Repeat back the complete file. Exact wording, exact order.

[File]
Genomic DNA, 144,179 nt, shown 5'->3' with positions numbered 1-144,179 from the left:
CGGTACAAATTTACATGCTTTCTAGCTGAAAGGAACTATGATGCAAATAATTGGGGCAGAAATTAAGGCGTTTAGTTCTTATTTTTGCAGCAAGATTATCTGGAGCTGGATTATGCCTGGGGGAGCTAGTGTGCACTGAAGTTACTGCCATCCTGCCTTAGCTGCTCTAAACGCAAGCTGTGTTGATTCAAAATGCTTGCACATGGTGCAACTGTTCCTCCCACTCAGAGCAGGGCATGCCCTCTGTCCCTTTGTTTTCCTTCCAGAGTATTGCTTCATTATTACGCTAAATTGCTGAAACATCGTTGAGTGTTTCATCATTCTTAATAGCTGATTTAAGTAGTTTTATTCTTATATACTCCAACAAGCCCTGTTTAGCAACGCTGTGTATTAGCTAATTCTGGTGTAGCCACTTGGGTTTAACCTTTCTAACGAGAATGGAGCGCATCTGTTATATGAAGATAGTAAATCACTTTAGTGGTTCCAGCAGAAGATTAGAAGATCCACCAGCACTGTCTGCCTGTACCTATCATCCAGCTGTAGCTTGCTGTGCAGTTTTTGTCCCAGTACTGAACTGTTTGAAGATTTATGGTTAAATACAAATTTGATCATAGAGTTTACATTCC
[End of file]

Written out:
Genomic DNA, 144,179 nt, shown 5'->3' with positions numbered 1-144,179 from the left:
CGGTACAAATTTACATGCTTTCTAGCTGAAAGGAACTATGATGCAAATAATTGGGGCAGAAATTAAGGCGTTTAGTTCTTATTTTTGCAGCAAGATTATCTGGAGCTGGATTATGCCTGGGGGAGCTAGTGTGCACTGAAGTTACTGCCATCCTGCCTTAGCTGCTCTAAACGCAAGCTGTGTTGATTCAAAATGCTTGCACATGGTGCAACTGTTCCTCCCACTCAGAGCAGGGCATGCCCTCTGTCCCTTTGTTTTCCTTCCAGAGTATTGCTTCATTATTACGCTAAATTGCTGAAACATCGTTGAGTGTTTCATCATTCTTAATAGCTGATTTAAGTAGTTTTATTCTTATATACTCCAACAAGCCCTGTTTAGCAACGCTGTGTATTAGCTAATTCTGGTGTAGCCACTTGGGTTTAACCTTTCTAACGAGAATGGAGCGCATCTGTTATATGAAGATAGTAAATCACTTTAGTGGTTCCAGCAGAAGATTAGAAGATCCACCAGCACTGTCTGCCTGTACCTATCATCCAGCTGTAGCTTGCTGTGCAGTTTTTGTCCCAGTACTGAACTGTTTGAAGATTTATGGTTAAATACAAATTTGATCATAGAGTTTACATTCC